Outstanding Academic Titles 2020: Gay, Lesbian, Bisexual & Transgender Studies

Enjoy these five book reviews taken from our 2020 Outstanding Academic Titles list, highlighting Gay, Lesbian, Bisexual & Transgender Studies

Enjoy these five book reviews taken from our 2020 Outstanding Academic Titles list, highlighting LGBTQ topics.

1. Queer objects
ed. by Chris Brickell and Judith Collard Rutgers, 2019

Queer objects book cover

In this masterful volume, the material culture of the LGBTQ+ community is sumptuously depicted. Both coffee-table book and academic tome, Queer Objects is richly illustrated with huge, colorful photos on nearly every one of its 400-plus pages. The editors (both, Univ. of Otago, New Zealand) chose 63 objects that have symbolism or meaning to the LGBTQ+ community, and individual contributors—some of them with connection to the objects—write about them. Objects vary from punk jackets to Speedos, from the AIDS quilt to the rotary dial phone. There is an over-determined emphasis on New Zealand/Australian artifacts due to the origins of the editors and many of contributors. Still, the volume is a heady history of the gay community that transfixes because the individual artifacts have both a specialized meaning to the owner or recipient yet display larger themes about LGBTQ+ history. Well balanced in that the multiplicity of the artifacts reflects the rich diversity of the gay community, Queer Objects is difficult to put down.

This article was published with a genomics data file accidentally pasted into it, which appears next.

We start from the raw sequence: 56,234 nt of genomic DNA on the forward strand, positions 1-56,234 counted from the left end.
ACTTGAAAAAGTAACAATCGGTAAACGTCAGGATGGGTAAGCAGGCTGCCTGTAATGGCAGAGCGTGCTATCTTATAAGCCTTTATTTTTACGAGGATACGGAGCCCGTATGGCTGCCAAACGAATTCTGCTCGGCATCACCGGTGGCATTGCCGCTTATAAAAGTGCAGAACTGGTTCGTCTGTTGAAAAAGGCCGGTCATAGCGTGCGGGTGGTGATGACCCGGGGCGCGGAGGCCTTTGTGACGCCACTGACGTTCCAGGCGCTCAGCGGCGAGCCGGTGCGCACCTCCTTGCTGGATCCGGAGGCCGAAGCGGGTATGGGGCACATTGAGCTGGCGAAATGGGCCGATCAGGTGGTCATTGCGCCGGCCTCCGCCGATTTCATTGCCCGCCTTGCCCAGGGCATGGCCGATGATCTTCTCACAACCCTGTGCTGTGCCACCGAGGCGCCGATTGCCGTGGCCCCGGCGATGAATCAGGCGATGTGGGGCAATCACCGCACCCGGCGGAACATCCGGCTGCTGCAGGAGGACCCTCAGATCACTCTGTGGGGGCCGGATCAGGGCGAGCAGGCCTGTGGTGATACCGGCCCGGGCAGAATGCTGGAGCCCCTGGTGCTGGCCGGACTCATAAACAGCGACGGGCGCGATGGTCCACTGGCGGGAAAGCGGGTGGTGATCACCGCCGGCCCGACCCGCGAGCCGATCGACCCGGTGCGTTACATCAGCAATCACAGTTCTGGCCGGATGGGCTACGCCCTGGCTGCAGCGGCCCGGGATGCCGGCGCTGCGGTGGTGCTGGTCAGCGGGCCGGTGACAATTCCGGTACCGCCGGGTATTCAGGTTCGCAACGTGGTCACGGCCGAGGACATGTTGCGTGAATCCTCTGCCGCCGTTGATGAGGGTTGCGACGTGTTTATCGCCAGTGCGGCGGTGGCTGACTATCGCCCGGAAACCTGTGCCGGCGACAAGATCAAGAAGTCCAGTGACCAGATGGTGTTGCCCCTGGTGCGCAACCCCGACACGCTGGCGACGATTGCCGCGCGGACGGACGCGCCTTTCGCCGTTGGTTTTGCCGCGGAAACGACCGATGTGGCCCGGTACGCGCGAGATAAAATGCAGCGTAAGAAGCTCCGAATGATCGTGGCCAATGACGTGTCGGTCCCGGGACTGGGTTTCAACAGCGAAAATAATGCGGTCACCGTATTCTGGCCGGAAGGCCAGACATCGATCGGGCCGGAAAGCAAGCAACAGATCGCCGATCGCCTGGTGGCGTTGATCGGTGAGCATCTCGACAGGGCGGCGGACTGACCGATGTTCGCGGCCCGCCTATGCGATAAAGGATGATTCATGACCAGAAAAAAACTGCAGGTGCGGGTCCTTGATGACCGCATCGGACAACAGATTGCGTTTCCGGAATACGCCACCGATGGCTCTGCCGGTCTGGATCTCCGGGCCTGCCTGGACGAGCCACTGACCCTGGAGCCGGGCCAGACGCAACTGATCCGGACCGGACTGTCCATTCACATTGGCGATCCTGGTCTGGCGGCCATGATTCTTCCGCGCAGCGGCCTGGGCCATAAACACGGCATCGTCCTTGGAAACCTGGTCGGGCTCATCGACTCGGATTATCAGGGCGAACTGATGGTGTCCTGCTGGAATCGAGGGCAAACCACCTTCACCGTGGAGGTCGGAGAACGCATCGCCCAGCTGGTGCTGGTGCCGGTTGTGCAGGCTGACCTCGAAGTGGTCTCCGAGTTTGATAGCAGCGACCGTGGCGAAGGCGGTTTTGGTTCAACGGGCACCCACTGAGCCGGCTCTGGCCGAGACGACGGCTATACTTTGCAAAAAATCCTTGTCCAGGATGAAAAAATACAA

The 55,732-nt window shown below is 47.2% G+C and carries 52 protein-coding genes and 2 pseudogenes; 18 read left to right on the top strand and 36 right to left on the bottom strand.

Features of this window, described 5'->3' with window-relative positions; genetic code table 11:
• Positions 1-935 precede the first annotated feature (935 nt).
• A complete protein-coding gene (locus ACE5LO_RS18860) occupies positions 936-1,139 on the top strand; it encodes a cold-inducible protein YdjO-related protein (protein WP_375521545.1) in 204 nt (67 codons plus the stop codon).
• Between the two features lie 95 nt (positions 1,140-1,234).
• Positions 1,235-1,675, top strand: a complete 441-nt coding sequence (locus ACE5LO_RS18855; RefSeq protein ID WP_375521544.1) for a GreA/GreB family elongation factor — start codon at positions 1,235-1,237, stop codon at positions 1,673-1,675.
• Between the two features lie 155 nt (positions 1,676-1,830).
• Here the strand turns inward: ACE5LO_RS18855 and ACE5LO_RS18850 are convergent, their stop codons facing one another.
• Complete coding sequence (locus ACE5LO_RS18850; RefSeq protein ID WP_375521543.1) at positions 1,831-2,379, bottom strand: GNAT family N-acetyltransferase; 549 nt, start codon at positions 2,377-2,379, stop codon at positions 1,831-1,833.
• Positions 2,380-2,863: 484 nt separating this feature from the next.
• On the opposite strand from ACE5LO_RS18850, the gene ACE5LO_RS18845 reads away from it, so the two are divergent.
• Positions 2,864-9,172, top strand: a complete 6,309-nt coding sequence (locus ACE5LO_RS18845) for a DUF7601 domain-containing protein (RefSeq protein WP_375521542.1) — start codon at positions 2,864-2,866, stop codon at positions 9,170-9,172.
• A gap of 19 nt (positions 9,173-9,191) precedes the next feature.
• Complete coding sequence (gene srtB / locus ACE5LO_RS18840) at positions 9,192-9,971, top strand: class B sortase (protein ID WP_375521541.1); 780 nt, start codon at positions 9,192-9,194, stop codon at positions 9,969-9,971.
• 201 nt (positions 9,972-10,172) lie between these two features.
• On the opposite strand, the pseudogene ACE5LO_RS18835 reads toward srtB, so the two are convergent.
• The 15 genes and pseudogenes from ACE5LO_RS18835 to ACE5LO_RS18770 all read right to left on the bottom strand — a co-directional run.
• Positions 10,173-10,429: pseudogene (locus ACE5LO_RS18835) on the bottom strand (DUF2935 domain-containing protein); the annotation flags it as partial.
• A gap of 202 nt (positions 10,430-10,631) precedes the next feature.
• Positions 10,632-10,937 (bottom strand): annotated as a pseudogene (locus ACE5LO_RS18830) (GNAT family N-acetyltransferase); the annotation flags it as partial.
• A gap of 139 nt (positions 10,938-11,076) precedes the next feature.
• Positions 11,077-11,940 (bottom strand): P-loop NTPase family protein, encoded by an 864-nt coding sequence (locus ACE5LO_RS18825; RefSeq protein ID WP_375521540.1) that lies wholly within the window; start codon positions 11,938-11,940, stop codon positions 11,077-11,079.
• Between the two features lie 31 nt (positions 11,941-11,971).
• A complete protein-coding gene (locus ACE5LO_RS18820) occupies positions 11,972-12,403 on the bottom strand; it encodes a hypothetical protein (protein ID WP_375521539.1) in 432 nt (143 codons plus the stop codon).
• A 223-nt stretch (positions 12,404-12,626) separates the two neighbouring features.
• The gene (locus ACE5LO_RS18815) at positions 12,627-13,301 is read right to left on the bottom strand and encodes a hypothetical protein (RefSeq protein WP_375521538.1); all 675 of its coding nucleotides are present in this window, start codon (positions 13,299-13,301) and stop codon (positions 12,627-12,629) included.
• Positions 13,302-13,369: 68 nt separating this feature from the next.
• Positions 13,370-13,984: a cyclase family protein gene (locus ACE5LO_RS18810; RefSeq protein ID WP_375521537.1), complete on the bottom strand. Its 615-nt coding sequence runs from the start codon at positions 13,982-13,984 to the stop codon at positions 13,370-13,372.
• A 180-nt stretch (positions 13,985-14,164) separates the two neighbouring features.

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2. Transgressed: intimate partner violence in transgender lives
Guadalupe-Diaz, Xavier L. New York University, 2019

Transgressed: intimate partner violence in transgender lives book cover

Guadalupe-Diaz (Framingham State Univ.) fills an important gap in the literature on intimate partner violence (IPV) in the trans community. This study is the only book on the market that specifically focuses on the ways in which IPV is experienced when trans individuals are the victims/survivors. Drawing on in-depth interviews with trans victims/survivors, the author explores the ways in which victims’ gender identities are used as a tool in the arsenal of abusers. Guadalupe-Diaz later discusses the need for expanding feminist and queer theories of IPV to accommodate the experiences of trans folks and offers substantive recommendations for addressing IPV in the trans community when it occurs. View on Amazon


3. LGBTQ Americans in the U.S. political system: an encyclopedia of activists, voters, candidates, and officeholders
ed. by Jason Pierceson ABC-CLIO, 2020

LGBTQ Americans in the U.S. political system: an encyclopedia of activists, voters, candidates, and officeholders book cover